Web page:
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BMJ Qual Saf 20:911-913 doi:10.1136/bmjqs-2011-000474
  • Editorial

Bad experiences in the hospital: the stories keep coming

Editor's Choice
  1. Kaveh G Shojania1,2
  1. 1Department of Medicine, University of Toronto, Toronto, Canada
  2. 2Sunnybrook Health Sciences Centre and University of Toronto Centre for Patient Safety, Toronto, Canada
  1. Correspondence to Dr Wendy Levinson, Sir John and Lady Eaton Professor and Chair, Department of Medicine, University of Toronto, Suite 3-805, R. Fraser Elliott Building, 190 Elizabeth Street, Toronto, ON M5G 2C4, Canada; wendy.levinson{at}utoronto.ca

In this issue of the journal, two patients narrate stories about their disappointments with a healthcare system that did not seem to care about them as people. Michel Villette, a sociologist in France, tells the story of his hip surgery in an ‘elite’ French orthopaedic hospital.1 Melissa McCullough, a bioethicist and attorney, relates the story of her more prolonged ordeal with an uncommon neurological diagnosis in the National Health System in the UK.2 Despite these differences—undergoing a routine orthopaedic procedure in an exclusive private care setting versus diagnosing and managing a far from routine neurological problem in a public health system—these two stories share fundamental features. Both recount numerous failures of the system to deliver patient-centred care. Similar stories could be told about both the private and public healthcare systems in North America. And these stories are consistent with those of many other patients, including ones written by physicians when they (or their family members) have been patients,3–5 as well as accounts from patients, like the current authors, who, though not clinicians, have professional backgrounds that particularly equip them to identify and articulate deficiencies in healthcare delivery.6 7 Why do these stories of bad patient experiences continue to appear from every health care system?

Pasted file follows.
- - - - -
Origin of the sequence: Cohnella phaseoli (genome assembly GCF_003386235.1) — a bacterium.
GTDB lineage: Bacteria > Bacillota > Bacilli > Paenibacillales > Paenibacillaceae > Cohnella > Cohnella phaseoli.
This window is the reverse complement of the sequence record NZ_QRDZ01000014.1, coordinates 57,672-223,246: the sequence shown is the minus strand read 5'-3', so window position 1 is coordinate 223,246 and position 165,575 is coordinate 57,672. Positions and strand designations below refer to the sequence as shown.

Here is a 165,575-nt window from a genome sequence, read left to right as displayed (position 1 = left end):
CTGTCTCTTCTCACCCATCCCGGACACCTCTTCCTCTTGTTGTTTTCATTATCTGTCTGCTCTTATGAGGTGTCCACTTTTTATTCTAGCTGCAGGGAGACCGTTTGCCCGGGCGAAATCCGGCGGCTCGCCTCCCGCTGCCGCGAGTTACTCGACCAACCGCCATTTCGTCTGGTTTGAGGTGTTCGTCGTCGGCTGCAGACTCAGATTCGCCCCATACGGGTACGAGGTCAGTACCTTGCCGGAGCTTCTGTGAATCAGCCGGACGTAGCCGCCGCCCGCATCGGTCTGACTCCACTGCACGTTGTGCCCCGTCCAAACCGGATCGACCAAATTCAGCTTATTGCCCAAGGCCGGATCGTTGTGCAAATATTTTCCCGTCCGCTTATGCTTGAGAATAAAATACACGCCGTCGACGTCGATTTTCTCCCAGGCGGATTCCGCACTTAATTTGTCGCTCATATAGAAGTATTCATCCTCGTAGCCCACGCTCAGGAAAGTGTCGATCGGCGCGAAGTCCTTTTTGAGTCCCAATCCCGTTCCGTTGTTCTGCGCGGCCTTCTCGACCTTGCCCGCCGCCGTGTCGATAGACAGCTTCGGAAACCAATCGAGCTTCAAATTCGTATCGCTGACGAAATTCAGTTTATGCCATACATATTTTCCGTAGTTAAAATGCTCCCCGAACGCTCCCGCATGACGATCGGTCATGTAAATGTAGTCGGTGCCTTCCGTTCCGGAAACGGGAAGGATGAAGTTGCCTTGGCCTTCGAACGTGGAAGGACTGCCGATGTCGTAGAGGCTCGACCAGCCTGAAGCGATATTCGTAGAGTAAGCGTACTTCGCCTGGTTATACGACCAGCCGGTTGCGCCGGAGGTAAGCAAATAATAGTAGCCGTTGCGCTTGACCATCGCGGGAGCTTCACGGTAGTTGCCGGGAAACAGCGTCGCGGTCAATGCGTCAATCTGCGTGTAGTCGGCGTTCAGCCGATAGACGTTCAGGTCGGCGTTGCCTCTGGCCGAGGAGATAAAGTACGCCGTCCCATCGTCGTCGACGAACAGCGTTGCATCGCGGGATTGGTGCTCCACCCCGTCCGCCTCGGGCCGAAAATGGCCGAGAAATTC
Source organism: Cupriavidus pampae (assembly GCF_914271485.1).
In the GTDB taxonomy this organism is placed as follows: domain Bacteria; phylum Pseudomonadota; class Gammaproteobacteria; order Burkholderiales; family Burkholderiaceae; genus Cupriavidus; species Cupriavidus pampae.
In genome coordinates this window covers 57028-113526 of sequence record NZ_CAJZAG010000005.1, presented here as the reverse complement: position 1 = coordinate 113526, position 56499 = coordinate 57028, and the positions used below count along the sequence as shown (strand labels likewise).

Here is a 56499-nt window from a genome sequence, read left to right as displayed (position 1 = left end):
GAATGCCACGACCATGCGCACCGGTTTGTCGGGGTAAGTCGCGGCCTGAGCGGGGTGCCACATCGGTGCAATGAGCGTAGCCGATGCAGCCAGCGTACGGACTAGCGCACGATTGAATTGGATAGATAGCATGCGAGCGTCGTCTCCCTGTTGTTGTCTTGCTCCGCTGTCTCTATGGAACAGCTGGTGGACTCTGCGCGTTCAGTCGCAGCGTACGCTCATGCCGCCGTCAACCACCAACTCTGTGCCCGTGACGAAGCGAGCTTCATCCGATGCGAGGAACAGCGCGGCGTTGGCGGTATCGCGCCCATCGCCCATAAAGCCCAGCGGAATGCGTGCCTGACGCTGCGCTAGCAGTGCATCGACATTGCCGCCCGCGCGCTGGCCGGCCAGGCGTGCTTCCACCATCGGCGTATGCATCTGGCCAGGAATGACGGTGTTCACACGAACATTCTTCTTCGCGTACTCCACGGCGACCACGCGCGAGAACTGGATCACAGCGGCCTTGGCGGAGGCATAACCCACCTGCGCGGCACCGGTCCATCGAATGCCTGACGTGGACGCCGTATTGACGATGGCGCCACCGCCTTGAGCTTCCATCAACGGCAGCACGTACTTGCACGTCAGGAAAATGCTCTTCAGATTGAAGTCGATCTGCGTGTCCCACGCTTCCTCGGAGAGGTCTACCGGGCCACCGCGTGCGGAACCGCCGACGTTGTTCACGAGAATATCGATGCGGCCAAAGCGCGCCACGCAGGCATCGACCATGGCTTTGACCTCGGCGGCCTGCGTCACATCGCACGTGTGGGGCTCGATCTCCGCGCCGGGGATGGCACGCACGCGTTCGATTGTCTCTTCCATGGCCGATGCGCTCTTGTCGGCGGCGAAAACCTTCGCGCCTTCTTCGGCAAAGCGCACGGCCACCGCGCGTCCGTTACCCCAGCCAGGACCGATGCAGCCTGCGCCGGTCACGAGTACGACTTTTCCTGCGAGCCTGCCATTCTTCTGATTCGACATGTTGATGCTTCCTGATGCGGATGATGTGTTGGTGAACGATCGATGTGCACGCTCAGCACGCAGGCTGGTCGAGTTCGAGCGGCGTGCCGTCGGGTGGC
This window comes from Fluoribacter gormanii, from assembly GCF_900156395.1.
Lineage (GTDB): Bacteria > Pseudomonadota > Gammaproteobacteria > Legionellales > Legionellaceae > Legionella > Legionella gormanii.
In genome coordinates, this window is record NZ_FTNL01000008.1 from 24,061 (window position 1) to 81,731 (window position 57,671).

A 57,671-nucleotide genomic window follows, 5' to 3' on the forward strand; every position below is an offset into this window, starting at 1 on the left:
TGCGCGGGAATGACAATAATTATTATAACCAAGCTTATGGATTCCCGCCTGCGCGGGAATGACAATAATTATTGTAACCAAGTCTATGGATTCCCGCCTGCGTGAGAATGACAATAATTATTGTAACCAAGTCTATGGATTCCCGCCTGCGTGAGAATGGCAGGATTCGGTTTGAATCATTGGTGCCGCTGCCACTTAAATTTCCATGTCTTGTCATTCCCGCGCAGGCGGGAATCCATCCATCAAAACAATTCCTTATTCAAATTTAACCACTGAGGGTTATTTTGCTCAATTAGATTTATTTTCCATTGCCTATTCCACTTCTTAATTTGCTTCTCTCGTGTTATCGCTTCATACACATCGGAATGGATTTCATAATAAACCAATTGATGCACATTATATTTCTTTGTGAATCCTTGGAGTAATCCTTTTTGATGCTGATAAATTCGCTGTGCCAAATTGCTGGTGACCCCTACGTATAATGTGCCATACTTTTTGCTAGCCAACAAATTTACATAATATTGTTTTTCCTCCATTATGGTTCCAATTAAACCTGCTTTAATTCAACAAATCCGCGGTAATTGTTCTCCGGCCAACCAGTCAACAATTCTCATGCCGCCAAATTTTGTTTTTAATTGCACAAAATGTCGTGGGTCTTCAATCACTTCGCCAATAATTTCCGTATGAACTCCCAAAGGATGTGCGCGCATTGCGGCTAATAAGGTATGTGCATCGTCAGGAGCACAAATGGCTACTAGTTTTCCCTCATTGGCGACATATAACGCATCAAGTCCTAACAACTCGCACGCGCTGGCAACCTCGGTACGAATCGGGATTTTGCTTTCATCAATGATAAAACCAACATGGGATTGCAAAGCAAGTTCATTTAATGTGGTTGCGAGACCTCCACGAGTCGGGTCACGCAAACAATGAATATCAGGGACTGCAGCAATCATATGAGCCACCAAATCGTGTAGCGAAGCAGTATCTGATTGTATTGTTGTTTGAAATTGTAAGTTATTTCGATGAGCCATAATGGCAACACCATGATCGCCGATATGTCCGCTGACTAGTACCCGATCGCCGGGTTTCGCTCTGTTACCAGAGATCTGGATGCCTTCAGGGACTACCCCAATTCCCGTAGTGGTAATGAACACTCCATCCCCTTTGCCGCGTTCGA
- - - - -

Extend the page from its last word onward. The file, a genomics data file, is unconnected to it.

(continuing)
Broadly, these stories illustrate gaps in quality in the dimension of ‘patient-centred care’, one of the six dimensions of quality in the Institute of Medicine definition.8 Metrics of patient-centred care in the hospital setting, like the commonly used Consumer Assessment of Healthcare Providers and Systems (CAHPS) survey,9 10 include several dimensions: communication with the nurses and physicians, the environment of the hospital (how clean is the hospital and how quiet is it at night), the experience of care (getting help when you need it; pain control) and planning for discharge. …